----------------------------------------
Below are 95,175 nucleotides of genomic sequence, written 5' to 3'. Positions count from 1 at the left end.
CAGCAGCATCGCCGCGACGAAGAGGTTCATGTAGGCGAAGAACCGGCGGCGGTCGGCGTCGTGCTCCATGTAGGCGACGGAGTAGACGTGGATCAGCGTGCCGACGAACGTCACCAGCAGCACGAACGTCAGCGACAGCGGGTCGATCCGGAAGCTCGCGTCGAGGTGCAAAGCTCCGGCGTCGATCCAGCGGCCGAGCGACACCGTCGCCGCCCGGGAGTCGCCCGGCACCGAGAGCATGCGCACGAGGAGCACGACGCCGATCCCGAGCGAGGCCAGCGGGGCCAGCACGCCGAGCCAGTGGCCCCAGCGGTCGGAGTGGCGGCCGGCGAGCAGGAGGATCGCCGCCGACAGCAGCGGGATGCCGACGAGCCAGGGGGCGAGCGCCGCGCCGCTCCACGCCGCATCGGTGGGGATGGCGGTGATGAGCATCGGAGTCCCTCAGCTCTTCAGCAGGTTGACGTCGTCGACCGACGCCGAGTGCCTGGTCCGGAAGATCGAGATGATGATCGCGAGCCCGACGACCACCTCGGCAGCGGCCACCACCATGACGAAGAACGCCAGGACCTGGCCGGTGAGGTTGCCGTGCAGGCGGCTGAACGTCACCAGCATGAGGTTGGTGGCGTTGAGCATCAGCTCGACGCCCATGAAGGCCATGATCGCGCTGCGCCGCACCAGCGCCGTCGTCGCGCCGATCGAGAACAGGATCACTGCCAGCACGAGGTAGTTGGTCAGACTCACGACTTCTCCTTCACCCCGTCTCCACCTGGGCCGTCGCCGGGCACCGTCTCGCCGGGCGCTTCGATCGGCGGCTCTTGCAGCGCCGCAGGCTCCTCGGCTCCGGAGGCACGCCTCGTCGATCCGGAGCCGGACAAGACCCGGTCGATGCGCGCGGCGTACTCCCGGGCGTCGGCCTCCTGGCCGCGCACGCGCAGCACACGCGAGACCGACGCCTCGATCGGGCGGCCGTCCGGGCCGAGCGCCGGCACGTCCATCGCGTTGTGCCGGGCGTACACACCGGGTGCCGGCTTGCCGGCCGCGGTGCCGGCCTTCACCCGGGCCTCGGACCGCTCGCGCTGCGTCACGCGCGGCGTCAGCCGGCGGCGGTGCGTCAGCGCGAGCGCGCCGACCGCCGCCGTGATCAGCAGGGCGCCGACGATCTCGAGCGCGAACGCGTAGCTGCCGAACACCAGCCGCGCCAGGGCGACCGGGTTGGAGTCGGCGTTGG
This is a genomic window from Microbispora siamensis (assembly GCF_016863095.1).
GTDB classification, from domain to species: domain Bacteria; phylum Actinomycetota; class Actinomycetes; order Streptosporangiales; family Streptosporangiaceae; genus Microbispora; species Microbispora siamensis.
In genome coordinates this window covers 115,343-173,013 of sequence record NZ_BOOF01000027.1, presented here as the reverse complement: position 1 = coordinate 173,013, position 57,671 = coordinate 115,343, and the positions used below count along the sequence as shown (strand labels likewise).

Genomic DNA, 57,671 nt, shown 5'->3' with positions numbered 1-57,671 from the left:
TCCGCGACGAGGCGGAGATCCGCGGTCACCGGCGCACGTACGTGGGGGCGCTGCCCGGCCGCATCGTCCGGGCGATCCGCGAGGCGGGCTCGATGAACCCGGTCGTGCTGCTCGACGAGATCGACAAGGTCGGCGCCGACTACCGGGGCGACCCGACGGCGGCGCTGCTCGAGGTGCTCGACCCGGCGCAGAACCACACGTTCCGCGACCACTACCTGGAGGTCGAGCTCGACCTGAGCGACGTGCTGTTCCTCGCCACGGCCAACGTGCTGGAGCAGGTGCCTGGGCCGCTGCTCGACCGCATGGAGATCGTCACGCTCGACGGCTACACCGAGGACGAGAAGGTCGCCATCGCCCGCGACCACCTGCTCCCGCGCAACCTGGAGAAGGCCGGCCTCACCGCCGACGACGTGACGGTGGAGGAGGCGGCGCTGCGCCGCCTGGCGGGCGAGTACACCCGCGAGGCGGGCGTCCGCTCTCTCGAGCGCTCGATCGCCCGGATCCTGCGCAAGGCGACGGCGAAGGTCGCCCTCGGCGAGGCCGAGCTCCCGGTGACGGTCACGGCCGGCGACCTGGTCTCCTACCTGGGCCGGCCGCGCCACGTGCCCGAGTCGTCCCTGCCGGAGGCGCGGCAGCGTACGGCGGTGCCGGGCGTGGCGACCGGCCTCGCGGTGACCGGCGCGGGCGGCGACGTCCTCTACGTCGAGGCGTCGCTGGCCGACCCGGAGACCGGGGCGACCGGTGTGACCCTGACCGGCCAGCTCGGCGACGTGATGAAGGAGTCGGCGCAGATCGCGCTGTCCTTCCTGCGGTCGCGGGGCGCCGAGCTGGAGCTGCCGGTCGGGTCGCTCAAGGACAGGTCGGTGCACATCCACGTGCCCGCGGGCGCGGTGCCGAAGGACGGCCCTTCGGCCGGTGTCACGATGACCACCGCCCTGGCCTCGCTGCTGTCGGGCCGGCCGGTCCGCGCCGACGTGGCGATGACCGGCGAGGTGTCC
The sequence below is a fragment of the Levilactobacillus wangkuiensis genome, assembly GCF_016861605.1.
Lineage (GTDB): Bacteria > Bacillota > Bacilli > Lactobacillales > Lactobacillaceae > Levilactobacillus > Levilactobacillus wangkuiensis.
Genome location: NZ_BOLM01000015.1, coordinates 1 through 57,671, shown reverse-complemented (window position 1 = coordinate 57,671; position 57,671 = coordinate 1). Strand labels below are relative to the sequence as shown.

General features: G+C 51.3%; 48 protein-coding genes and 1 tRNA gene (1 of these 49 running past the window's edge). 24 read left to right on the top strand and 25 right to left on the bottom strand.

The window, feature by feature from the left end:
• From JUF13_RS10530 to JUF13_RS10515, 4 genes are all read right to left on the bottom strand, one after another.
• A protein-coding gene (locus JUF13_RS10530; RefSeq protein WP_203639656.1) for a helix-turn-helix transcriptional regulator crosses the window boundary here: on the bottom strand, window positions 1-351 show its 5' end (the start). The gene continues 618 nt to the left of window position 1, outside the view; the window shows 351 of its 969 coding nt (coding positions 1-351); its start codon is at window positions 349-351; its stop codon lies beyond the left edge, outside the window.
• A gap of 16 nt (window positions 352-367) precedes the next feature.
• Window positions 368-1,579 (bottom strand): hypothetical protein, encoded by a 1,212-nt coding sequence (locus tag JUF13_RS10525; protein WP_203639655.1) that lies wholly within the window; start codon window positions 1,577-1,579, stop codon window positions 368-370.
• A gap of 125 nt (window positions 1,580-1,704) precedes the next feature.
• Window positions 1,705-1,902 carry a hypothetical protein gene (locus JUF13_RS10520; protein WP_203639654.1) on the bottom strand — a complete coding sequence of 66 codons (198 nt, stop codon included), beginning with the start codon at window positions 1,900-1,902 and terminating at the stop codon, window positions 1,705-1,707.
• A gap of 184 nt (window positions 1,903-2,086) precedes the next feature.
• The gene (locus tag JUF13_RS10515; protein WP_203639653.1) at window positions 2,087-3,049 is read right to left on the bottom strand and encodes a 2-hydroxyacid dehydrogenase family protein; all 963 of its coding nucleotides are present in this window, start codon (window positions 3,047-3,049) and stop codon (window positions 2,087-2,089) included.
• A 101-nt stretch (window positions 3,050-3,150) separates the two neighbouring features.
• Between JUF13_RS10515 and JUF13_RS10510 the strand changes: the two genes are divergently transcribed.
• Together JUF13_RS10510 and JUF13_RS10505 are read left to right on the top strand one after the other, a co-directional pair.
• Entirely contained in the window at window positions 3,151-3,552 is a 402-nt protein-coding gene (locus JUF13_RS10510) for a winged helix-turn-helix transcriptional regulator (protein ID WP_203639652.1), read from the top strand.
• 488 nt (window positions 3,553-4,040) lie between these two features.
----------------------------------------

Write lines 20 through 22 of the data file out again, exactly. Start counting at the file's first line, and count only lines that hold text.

• The gene (locus tag JUF13_RS10515; protein WP_203639653.1) at window positions 2,087-3,049 is read right to left on the bottom strand and encodes a 2-hydroxyacid dehydrogenase family protein; all 963 of its coding nucleotides are present in this window, start codon (window positions 3,047-3,049) and stop codon (window positions 2,087-2,089) included.
• A 101-nt stretch (window positions 3,050-3,150) separates the two neighbouring features.
• Between JUF13_RS10515 and JUF13_RS10510 the strand changes: the two genes are divergently transcribed.